A U.S. Postal Service processing and distribution center. Photo courtesy of the USPS.

Federal authorities arrested a Connecticut employee of the United States Postal Service Thursday on charges he set up a company to profit from construction contracts he oversaw.

Robert Giulietti, 55, of Cheshire, was charged with bribery, conspiracy, wire fraud and money laundering. The U.S. Postal Service Office of the Inspector General seized more than $600,000 in proceeds from Giulietti’s alleged scheme.

The charges against Giulietti can carry sentences of up to 20 years imprisonment and fines of up to $500,000. He was released on $200,000 bond.

The investigation is ongoing, according to U.S. Attorney David Fein.

The USPS recently posted a $15.9 billion loss for 2012 and is facing a number of financial challenges.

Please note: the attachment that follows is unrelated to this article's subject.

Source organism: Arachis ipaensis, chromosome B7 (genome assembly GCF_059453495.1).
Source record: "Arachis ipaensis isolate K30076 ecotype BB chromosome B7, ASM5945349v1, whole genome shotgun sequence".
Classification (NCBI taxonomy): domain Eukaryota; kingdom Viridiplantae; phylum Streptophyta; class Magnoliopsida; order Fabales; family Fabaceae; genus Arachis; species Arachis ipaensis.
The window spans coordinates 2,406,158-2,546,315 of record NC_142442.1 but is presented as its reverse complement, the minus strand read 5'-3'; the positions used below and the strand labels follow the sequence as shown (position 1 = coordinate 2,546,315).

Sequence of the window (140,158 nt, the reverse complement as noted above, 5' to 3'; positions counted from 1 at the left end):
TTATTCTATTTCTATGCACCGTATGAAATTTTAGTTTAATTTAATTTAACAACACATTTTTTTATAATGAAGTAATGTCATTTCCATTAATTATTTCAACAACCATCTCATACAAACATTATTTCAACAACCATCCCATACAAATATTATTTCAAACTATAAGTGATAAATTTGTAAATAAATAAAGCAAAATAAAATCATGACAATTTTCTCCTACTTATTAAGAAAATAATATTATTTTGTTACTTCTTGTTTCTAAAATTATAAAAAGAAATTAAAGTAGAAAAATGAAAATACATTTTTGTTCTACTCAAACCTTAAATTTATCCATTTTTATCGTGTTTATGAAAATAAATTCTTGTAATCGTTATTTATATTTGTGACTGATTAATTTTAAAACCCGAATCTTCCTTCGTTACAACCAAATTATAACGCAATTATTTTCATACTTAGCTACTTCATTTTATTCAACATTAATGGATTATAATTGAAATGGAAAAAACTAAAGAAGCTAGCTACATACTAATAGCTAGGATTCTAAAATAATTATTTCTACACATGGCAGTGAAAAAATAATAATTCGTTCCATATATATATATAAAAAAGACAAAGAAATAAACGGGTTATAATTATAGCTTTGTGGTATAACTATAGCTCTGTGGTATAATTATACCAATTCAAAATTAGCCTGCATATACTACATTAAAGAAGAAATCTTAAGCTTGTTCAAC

According to Fein’s office, Giulietti worked as a facilities project manager for the USPS at its Northeast Facilities Office in Windsor.

“Giulietti’s duties included recommending and selecting facilities improvement contractors, reviewing and approving bids received from those contractors for USPS work, certifying the completion of work by contractors and approving payment authorizations,” the U.S. Attorney’s Office said in a statement. “The complaint alleges that GIULIETTI accepted significant corrupt payments from contractors doing business with the USPS in return for being influenced in the performance of his official duties.”

Fein’s office said Giulietti also allegedly created MGC LLC, a shell company, in 2009 “to do business with the USPS on projects on which he worked.” His position allowed him to direct business to the company, approve its work and authorize payments to the company, according to the criminal complaint.

MGC never did any work, according to the complaint. Instead, Giulietti hired other contractors on behalf of the company. “Giulietti generated hundreds of thousands of dollars in profit by having MGC charge USPS more than MGC had to pay the contractors who performed the actual work,” the U.S. Attorney’s Office said.

Giulietti also made financial transactions to cover up his scheme, according to the complaint.